July 10—FDA is preparing to resume the week of July 20 certain priority domestic inspections of agency-regulated facilities. The agency paused onsite surveillance inspections in March due to the COVID-19 pandemic, although mission-critical inspections continued. The agency has developed a rating system to help determine when to conduct prioritized domestic inspections using real-time data to qualitatively assess the number of COVID-19 cases in a local area. FDA also is making this data available to state partners who conduct inspections on FDA’s behalf. The resumption of “prioritized domestic inspections will depend on the data about the virus’ trajectory in a given state and locality and the rules and guidelines that are put in place by state and local governments,” FDA said. Other factors, including trends in new cases and hospitalizations for COVID-19, and the availability of certain services like public transportation, also will be considered. For safety purposes, FDA plans to alert regulated businesses in advance of an inspection.

Internal Revenue Service (IRS)

July 14—The IRS is giving tax-exempt hospitals an additional six months to prepare community health needs assessments (CHNA). Last week, the American Hospital Association (AHA), the Association of American Medical Colleges, and the Catholic Health Association asked the Department of Treasury to further extend the deadline, which previously had been pushed to July 15, noting the COVID-19 pandemic limited hospitals’ ability to engage with their communities and devote resources to completing the CHNAs. In Notice 2020-56, IRS extended the deadline until December 31, 2020. Hospitals that fail to prepare the CHNA on time face a $50,000 penalty excise tax under Section 4959 of the Internal Revenue Code, which isn’t subject to abatement. Hospitals must conduct a CHNA at least once every three years to maintain their tax-exempt status under Section 501(c)(3).

July 6—For-profit hospitals must include payments from the Provider Relief Fund in gross income, according to IRS guidance posted on its website. At the end of June, nearly 20 groups representing health care providers urged Congress to pass legislation clarifying that relief funding under the Public Health and Social Services Emergency Fund is not taxable and that entities receiving the aid maintain their tax deductions attributable to these funds. “Without such a correction, tax-paying health care providers lose at least 21 percent of the benefit of these funds and are treated unequally as compared to non-tax-paying providers,” according to the letter the groups, including AHA and the American Medical Association, sent to congressional leaders. For-profit health care providers had sought to exclude the funds as a qualified disaster relief payment under Section 138 of the Internal Revenue Code. But the IRS rejected that approach. Tax-exempt health care providers generally are not subject to tax on the relief payments, unless the funds reimbursed the provider for expenses or lost revenue attributable to an unrelated trade or business, the IRS said.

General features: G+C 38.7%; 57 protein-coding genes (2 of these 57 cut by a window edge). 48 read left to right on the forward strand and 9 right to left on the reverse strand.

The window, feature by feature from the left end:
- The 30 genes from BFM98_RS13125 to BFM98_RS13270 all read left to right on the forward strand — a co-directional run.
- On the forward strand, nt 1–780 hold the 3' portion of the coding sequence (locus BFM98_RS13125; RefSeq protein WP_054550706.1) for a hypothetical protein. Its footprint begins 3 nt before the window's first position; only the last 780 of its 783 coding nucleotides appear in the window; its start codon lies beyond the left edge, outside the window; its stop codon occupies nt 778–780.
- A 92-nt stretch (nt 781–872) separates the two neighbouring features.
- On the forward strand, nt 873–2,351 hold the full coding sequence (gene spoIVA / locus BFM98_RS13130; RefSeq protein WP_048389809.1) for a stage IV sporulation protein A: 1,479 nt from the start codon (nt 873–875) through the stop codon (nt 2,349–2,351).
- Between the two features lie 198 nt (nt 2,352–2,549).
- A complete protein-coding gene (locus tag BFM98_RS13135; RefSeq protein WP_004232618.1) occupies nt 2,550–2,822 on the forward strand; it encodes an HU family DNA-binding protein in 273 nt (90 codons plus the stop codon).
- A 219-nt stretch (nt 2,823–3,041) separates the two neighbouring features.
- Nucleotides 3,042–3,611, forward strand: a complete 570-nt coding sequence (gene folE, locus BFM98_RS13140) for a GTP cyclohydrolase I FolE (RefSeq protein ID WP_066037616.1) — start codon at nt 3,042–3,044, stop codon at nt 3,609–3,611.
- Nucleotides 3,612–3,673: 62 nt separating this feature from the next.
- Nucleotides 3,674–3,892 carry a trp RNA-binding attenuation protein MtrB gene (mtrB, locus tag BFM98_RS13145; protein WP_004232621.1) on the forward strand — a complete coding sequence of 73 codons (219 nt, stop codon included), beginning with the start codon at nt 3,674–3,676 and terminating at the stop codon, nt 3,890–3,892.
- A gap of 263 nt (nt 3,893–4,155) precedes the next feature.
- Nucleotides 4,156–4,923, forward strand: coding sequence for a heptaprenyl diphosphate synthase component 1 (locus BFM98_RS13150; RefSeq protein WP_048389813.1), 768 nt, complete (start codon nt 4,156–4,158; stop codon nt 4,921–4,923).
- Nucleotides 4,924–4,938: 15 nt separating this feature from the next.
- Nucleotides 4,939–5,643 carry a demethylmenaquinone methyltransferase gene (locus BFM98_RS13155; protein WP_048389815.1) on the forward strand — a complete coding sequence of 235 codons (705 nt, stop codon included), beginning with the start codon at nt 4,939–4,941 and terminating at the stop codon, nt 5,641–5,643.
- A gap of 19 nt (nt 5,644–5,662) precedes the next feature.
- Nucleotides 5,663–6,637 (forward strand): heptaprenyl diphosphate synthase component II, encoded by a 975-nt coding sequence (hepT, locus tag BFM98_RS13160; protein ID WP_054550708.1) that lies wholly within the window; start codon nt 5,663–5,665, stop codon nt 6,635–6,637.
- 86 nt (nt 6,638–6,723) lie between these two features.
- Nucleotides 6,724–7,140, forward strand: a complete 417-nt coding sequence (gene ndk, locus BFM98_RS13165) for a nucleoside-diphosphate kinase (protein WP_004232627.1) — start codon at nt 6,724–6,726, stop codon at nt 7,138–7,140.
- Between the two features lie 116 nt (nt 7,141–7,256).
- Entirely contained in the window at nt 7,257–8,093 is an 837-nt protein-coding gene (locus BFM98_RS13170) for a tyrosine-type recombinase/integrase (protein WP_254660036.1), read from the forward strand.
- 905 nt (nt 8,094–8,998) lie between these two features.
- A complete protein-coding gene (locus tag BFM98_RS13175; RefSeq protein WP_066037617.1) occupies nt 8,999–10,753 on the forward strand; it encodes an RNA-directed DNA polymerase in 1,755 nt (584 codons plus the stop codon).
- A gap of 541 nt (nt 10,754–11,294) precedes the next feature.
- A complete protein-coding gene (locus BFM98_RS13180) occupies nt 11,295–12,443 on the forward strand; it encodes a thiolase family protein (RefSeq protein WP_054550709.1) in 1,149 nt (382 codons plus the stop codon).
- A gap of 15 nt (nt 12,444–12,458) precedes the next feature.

Other Developments

July 16—House lawmakers introduced a bipartisan measure that would extend temporary changes that expanded the use of telehealth beyond the COVID-19 public health emergency (PHE). The Congressional Telehealth Caucus' Protecting Access to Post-Covid-19 Telehealth Act would eliminate most geographic and originating site restrictions on the use of telehealth so patients could continue to receive these services in their homes. The measure also would authorize CMS to continue telehealth reimbursement for 90 days beyond the end of the PHE, make permanent disaster waiver authority so HHS could expand telehealth in Medicare during future emergencies and disasters; and require a study on the use of telehealth during the COVID-19 pandemic.

July 14—The American Health Care Association (AHCA) and the National Center for Assisted Living (NCAL) are warning that “urgent attention” is needed to head off major outbreaks in long term care facilities as COVID-19 cases are spiking in many states across the country. In a letter to the National Governors Association, the groups called for federal and state support to protect workers and residents. “Nursing homes and assisted living communities cannot stop the virus by ourselves—not without testing, personal protective equipment (PPE), staff support and funding, and not without support from the public health sector,” the letter said. The groups asked the nation’s governors to direct state public health agencies to expedite lab processing time and a solution for onsite testing with reliable rapid results; provide additional support on PPE, particularly N95 masks; and work closely with long term care facilities on reopening to visitors.